Brief

Wisconsinites likely required to pay taxes on forgiven student debt

By: - August 31, 2022 5:00 am
Student Loan application form

Photo by Nick Youngson via Creative Commons CC BY-SA 3.0

Wisconsinites who benefit from President Joe Biden’s student loan forgiveness plan are going to see a higher bill when they file their state income taxes next year. 

Under the plan, borrowers who earn less than $125,000 will have at least $10,000 in student loan debt wiped away. Borrowers who received federal Pell grants — meant for low-income borrowers who demonstrate “exceptional” financial need — are eligible to have up to $20,000 in debt forgiven. 

But in Wisconsin, this loan forgiveness counts as taxable income, meaning borrowers will have to pay hundreds of dollars more in taxes. Wisconsin is one of six states in which forgiven student loan debt is likely to be taxed, according to the Tax Foundation, a Washington, D.C.-based think tank.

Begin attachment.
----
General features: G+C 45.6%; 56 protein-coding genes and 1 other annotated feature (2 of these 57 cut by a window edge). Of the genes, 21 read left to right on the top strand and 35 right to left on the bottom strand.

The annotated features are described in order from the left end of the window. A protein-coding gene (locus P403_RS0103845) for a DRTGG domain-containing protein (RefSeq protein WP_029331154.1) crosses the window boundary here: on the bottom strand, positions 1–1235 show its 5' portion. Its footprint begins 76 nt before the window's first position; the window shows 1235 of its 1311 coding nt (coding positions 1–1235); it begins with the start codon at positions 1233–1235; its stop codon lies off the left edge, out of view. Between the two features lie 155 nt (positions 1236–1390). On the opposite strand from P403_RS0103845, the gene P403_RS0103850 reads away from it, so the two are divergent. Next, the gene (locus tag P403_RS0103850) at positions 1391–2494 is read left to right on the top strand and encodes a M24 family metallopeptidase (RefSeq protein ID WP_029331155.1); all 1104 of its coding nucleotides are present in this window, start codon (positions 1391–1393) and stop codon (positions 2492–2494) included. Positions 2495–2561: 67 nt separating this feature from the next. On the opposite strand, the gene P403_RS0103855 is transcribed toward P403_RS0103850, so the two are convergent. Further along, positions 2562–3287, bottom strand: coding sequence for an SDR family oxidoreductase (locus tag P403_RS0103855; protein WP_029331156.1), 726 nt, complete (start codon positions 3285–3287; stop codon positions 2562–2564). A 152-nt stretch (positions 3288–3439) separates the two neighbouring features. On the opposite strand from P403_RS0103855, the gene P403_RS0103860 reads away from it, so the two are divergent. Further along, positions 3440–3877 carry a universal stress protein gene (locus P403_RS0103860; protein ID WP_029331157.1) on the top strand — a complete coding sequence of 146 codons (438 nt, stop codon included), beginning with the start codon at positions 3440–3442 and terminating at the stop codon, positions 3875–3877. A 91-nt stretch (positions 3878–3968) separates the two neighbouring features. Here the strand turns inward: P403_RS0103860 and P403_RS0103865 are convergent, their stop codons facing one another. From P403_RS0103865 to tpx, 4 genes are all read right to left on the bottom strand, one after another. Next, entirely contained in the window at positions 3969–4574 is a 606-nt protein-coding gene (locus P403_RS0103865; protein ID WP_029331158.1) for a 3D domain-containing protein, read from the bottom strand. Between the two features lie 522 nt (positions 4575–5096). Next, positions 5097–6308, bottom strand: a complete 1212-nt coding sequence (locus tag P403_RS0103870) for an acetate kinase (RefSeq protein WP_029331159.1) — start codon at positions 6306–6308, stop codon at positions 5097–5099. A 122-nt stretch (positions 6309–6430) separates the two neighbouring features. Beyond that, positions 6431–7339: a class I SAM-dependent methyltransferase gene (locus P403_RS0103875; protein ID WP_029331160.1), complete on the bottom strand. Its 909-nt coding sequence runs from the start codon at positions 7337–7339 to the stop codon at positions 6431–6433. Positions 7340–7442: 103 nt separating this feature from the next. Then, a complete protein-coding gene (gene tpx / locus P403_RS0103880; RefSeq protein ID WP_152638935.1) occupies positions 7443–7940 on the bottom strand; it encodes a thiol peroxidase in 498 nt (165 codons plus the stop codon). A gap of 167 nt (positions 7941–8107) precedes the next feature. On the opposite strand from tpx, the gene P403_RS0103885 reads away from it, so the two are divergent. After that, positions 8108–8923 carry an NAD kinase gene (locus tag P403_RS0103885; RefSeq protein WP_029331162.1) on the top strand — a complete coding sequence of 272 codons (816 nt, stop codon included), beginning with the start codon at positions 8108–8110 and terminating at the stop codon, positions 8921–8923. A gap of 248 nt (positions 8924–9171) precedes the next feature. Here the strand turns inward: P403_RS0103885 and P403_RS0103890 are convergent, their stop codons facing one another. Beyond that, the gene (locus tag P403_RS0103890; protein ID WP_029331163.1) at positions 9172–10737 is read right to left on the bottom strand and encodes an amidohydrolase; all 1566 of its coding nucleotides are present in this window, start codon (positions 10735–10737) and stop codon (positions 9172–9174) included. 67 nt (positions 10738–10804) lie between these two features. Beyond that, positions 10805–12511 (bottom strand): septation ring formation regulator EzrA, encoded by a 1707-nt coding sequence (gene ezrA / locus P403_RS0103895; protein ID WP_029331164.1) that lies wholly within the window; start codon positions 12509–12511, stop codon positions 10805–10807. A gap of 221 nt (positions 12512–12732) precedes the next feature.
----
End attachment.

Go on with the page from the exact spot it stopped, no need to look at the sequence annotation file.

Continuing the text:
Most states follow the federal tax code, which last year was updated as part of the American Rescue Plan Act (ARPA) to temporarily exempt student debt forgiveness from being taxed. However 13 states, including Wisconsin, stray from the federal tax code. 

Wisconsin is in line with the federal code as of Dec. 31, 2020. Because this was before the ARPA was passed, the discharge of the student debt still counts as taxable income. A Tax Foundation official told the Milwaukee Journal Sentinel that most Wisconsin borrowers will be taxed about $530 on the debt discharge. 

There is still time to change the rules before tax filings are due next year and Democratic Gov. Tony Evers said he’s in favor of addressing the issue in the next state budget, but Republican leadership in the Legislature has stayed quiet over their plans. 

One Republican, Rep. Adam Neylon (R-Pewaukee), told the Journal Sentinel that he opposed eliminating the tax. 

“This might be the first tax break I’d oppose,” he said.

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Henry Redman
Henry Redman

Henry Redman is a staff reporter for the Wisconsin Examiner who focuses on covering Wisconsin's towns and rural areas. He previously covered crime and courts at the Daily Jefferson County Union. A lifelong Midwesterner, he was born in Cleveland, Ohio and graduated from Loyola University Chicago with a degree in journalism in May 2019.

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